But it is just one more damning piece of evidence that parliamentary democracy has long since ceased to function in this country. If a statutorily established forum, comprised of senior representatives of the key competing and conflicting economic interests in the country engaging with senior representatives of the government-machine and competent and knowledgeable academics, cannot bring itself to address these issues in a comprehensive and effective manner then the public policy space has been totally foreclosed to the advantage of government (and the special interests able to influence it behind the scenes) and to the detriment of the public interest.

And, yes, these reports are laid before the Houses of the Oireachtas, but what is the point when there is absolutely nothing of substance in them for the people’s elected representatives to consider?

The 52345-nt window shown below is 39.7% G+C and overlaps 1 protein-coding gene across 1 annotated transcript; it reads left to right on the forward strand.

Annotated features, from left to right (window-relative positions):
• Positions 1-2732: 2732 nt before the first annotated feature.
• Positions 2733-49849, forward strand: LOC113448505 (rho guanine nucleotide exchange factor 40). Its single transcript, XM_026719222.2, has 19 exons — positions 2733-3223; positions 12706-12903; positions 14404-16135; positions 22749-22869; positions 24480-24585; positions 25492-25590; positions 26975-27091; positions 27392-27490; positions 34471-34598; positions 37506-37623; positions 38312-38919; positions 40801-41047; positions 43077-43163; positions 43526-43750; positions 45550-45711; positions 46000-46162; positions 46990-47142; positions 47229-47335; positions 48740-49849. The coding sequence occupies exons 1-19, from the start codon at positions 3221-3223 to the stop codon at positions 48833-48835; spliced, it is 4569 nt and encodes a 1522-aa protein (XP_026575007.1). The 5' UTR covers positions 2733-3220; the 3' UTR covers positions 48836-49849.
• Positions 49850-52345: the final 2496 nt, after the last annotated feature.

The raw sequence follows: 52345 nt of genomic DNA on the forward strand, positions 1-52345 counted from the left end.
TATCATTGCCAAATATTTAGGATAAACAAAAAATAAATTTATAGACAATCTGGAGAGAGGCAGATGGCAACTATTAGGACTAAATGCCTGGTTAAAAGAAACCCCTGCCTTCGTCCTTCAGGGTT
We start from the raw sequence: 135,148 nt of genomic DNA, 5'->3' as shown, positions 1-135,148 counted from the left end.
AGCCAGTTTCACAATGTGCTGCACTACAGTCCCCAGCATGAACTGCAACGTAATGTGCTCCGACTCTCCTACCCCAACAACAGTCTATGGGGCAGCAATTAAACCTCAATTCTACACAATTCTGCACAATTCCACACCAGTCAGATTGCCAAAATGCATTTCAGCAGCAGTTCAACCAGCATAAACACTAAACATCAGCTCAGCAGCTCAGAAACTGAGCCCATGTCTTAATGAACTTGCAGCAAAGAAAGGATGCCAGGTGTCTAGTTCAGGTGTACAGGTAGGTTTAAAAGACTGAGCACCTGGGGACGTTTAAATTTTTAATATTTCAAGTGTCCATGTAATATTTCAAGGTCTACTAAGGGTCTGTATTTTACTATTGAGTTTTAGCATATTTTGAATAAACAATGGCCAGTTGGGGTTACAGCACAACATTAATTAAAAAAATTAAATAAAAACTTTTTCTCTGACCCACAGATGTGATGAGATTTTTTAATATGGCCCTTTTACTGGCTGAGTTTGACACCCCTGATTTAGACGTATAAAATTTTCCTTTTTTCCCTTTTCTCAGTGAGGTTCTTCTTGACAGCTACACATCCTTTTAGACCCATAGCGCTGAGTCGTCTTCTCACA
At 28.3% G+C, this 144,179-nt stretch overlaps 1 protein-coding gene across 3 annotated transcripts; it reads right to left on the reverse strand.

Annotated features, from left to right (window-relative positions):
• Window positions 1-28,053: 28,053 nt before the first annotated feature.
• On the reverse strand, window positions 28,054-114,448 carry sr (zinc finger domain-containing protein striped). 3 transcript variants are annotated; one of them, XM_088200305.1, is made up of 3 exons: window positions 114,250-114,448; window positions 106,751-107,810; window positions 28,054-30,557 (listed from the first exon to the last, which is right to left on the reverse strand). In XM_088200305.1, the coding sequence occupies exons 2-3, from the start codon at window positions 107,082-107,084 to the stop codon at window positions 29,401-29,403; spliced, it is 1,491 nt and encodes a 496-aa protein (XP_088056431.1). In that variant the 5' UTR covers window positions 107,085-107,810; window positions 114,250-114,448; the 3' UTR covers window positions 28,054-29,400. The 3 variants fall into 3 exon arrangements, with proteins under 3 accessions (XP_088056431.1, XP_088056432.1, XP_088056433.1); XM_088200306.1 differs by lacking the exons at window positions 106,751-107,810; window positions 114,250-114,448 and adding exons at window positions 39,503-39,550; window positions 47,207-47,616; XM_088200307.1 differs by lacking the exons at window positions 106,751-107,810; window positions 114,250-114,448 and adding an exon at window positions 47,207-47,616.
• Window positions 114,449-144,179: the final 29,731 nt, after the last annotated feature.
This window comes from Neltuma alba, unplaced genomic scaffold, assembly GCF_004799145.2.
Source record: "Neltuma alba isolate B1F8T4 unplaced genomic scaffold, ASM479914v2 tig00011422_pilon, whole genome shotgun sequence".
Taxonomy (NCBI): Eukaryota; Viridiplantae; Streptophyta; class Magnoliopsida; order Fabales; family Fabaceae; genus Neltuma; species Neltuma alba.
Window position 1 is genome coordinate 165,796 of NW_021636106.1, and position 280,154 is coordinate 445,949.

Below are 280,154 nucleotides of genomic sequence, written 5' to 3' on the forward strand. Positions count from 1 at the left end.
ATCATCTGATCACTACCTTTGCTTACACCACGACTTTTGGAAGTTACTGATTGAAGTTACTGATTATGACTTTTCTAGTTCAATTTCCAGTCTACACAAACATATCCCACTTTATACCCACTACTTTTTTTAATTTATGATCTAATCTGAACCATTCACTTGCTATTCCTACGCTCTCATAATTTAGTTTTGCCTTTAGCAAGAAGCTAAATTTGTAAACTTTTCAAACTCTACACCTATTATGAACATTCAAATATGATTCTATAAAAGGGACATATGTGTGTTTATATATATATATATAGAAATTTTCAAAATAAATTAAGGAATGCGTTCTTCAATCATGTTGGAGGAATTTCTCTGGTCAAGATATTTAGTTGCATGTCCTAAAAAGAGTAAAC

How long does Government – and the many who are complicit – think they will be able to sustain this optical illusion?

“The debate is distorted by accounting errors
Jobs are created in alternative energy
Jobs are destroyed in conventional energy
Dearer energy destroys jobs”

Funny how an economist like Mr. Tol only ‘discovers’ this when casting about for reasons in lobbying against a new industry (and for the interests of the petrochemical giants, the enormous subsidy of which goes curiously unmentioned, again, despite many people here pointing it out to him).